Norman under scrutiny

President Vladimir Putin’s announcement on November 2, 2007, that George Koval was receiving, posthumously, Russia’s highest state award was yet another signal that the case of Herbert Norman would not be laid to rest any time soon. Koval, newly designated “Hero of Russia,” was a scientist of American birth but who lived in Russia from 1948 until his death in 2006. In the crucial 1944-5 period, Koval had been a mole for Soviet military intelligence inside the Manhattan Project. Code-named “Delmar,” the GRU spy was able to obtain information about the atomic bomb. Putin declared that Koval’s work had drastically reduced the time it took for the USSR to develop a nuclear arsenal to compete with that of the United States. Just as American national security agencies began an investigation of him as a possible spy, Koval had fled the United States to live in the Soviet Union.

The knowledge that people like Koval had successfully spied for the USSR and escaped detection must have caused Western counter-intelligence agents to redouble their quest for traitors. Despite the aid of the Venona interception project and of defectors, Western national security agents did not catch every Soviet spy. Even big fish got away. In the late 1940s and early 1950s, greater vigilance seemed to be justified.

In 1950, Herbert Norman found himself ensnared in the security intelligence net. One question debated by historians, and which you may wish to examine, is how he came to be of such interest to the authorities. This part of the site contains documents relevant to that issue. Others can be found under the heading Trial by Television and in the Aftermath section under Immediate Reactions.

Given the atmosphere of heightened antagonism against communism in the Western countries, another question to consider is this: Should Norman have been fired from his job as a Canadian diplomat because of his admitted association with communism over a decade earlier? At the time, two practices prevailed in cases where the loyalty of a civil servant was in doubt. One was a recognized principle; the other a widely held convention. The principle was that although security specialists – usually the RCMP – carried out the investigations, they did not make decisions about whether a public servant would be hired, retained, or fired. That judgment was left to senior executives in the department in which the person worked. The convention was that when there was doubt about a civil servant’s loyalty, it should be resolved by his or her dismissal. There was no right to work in the state sector, then or now. Indeed, some would argue, the state had a duty to dismiss or refuse to hire anyone whose background raised doubts in the area of loyalty.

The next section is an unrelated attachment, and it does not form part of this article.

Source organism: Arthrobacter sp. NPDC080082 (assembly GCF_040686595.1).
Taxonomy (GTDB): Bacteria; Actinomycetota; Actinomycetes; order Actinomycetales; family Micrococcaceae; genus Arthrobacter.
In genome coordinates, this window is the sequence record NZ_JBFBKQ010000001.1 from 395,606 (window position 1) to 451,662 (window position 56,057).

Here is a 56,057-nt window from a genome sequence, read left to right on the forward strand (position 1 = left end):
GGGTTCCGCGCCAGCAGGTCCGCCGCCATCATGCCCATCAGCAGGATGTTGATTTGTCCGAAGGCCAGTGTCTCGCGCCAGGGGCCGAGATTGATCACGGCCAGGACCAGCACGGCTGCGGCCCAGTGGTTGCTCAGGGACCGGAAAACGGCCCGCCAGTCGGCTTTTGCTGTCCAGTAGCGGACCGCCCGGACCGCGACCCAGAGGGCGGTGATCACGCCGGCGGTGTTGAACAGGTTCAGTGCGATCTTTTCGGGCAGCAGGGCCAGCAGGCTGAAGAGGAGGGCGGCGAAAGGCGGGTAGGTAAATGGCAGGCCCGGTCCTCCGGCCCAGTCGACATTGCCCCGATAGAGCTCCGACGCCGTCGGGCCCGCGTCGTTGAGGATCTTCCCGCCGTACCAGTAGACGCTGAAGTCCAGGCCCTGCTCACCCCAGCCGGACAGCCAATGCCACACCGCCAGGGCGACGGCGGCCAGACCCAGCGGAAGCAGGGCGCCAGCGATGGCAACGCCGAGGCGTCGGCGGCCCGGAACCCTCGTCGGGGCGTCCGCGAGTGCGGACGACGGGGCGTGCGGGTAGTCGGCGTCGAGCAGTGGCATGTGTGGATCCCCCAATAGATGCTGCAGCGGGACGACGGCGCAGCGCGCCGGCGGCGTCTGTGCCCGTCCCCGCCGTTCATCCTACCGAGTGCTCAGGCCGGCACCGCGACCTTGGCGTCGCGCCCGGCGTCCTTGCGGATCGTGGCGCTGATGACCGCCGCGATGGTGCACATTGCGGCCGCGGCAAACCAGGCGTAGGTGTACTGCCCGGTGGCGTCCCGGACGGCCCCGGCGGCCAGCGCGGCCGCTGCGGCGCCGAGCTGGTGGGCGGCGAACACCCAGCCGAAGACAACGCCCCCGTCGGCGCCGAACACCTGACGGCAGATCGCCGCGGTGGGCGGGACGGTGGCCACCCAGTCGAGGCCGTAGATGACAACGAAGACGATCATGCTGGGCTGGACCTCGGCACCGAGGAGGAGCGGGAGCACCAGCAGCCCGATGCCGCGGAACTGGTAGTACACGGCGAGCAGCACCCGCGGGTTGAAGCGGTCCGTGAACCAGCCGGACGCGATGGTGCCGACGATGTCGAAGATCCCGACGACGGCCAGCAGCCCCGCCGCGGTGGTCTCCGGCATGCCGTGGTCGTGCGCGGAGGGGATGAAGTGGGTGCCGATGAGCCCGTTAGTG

Had you been the Minister of External Affairs in the years 1950 to 1952, what would your decision have been about Herbert Norman?

Norman’s case was further complicated by the fact that, rightly or wrongly, it could not be addressed exclusively in Canada. Indeed, the fact that the Cold War was an international confrontation meant that the frequently-used term “national security” is really a misnomer. While some unique national standards did apply to security intelligence investigations and interrogations, every Western government was aware that it must be a team player. The United States was only too obviously the coach of the team, and its desires had to be recognized. This was especially true of the relationship between Canada and the United States. in general and between the RCMP and the FBI in particular. In order to work together to address Depression-era political dissent, the two agencies had established their first formal liaison in 1937. This co-operation meant posting an FBI liaison officer at the RCMP headquarters in Ottawa, with an RCMP counterpart stationed at the FBI office in Washington DC. Both through formal channels and through informal contacts, the FBI officer in Ottawa would have had virtually complete access to intelligence reports from the Mounties’ Special Branch.

Herbert Norman had studied in the United States in the 1930s and had worked closely with both the United States’ security intelligence system and its occupation authorities in Japan. As such, he would certainly have been of interest to the FBI. Little wonder, then, that the RCMP’s intelligence reports found their way into the hands of the FBI. Once that happened, the ability of the Canadian political system to draw its own conclusions about Norman’s loyalty was seriously compromised. True, Canada could decide on its own whether or not to extend Norman’s employment in the Department of External Affairs. But a green light from his superiors was not necessarily enough to convince U.S. authorities of this diplomat’s loyalty.

Government Documents


Newspaper or Magazine Articles

Thesis or Dissertation